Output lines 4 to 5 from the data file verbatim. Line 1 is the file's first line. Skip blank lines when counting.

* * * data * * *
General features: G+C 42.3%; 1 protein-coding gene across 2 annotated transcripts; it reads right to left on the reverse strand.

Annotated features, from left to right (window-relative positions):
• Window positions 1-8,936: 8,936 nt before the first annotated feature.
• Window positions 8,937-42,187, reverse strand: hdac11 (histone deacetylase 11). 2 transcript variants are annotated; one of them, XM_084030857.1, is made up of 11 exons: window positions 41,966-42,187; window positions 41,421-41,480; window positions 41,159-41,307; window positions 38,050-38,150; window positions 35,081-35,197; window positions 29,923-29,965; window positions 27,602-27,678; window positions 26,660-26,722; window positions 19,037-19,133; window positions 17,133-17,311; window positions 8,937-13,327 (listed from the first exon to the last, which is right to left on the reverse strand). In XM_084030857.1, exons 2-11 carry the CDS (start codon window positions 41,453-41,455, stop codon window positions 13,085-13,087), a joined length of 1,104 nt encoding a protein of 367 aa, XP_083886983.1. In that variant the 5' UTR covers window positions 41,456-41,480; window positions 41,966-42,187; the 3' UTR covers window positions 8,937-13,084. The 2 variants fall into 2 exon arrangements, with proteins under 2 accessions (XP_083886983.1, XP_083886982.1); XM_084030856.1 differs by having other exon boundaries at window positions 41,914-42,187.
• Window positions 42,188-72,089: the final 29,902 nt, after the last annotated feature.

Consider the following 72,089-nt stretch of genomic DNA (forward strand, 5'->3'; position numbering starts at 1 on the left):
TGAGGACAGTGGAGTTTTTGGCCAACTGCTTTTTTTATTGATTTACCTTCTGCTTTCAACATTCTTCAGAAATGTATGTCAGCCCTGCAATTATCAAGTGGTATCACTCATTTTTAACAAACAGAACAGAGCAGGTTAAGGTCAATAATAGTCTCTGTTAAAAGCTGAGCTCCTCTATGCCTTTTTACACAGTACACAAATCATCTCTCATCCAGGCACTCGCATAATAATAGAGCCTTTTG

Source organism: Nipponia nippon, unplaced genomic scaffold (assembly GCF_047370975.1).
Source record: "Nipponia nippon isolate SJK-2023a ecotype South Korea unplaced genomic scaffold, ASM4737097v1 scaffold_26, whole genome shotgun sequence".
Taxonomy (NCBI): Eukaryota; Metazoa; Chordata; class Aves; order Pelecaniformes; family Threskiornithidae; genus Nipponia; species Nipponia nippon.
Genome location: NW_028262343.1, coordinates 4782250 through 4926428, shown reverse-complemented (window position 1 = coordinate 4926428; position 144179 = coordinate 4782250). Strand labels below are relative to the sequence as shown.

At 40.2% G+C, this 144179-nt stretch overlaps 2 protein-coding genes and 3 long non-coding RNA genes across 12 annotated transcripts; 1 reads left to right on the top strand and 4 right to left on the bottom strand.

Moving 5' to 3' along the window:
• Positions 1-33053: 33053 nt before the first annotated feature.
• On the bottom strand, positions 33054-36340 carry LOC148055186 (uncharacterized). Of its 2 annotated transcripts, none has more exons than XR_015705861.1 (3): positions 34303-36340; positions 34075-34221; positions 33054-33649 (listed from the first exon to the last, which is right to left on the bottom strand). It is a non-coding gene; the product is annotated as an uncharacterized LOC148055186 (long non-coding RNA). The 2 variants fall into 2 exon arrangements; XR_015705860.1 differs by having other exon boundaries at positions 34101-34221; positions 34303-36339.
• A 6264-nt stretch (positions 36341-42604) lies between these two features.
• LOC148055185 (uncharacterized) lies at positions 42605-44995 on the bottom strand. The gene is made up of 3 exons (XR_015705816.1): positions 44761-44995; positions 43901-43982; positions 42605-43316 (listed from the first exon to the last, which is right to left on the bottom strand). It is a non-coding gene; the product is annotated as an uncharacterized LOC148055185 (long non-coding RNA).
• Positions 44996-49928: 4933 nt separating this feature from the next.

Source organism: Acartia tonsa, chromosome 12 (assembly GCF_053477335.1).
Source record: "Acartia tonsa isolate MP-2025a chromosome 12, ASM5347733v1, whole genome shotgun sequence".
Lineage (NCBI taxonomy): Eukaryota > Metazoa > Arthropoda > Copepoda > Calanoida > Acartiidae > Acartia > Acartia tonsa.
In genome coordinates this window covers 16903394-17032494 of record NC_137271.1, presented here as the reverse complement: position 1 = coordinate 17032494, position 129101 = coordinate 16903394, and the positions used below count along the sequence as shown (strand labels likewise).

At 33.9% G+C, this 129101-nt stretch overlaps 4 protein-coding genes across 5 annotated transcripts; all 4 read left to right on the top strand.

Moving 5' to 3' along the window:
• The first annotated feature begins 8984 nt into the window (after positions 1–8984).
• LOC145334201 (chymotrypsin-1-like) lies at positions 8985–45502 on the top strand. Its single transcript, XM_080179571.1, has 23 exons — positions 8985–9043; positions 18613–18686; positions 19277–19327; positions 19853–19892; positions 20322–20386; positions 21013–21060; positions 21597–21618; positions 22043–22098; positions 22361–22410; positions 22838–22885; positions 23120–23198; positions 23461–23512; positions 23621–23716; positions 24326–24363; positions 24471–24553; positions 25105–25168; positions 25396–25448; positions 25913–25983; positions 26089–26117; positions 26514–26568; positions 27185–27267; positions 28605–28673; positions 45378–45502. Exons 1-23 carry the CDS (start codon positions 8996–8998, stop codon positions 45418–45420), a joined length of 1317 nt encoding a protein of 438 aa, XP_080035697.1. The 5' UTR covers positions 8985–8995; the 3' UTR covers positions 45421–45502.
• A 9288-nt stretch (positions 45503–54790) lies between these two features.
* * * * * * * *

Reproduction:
• Window positions 8,937-42,187, reverse strand: hdac11 (histone deacetylase 11). 2 transcript variants are annotated; one of them, XM_084030857.1, is made up of 11 exons: window positions 41,966-42,187; window positions 41,421-41,480; window positions 41,159-41,307; window positions 38,050-38,150; window positions 35,081-35,197; window positions 29,923-29,965; window positions 27,602-27,678; window positions 26,660-26,722; window positions 19,037-19,133; window positions 17,133-17,311; window positions 8,937-13,327 (listed from the first exon to the last, which is right to left on the reverse strand). In XM_084030857.1, exons 2-11 carry the CDS (start codon window positions 41,453-41,455, stop codon window positions 13,085-13,087), a joined length of 1,104 nt encoding a protein of 367 aa, XP_083886983.1. In that variant the 5' UTR covers window positions 41,456-41,480; window positions 41,966-42,187; the 3' UTR covers window positions 8,937-13,084. The 2 variants fall into 2 exon arrangements, with proteins under 2 accessions (XP_083886983.1, XP_083886982.1); XM_084030856.1 differs by having other exon boundaries at window positions 41,914-42,187.
• Window positions 42,188-72,089: the final 29,902 nt, after the last annotated feature.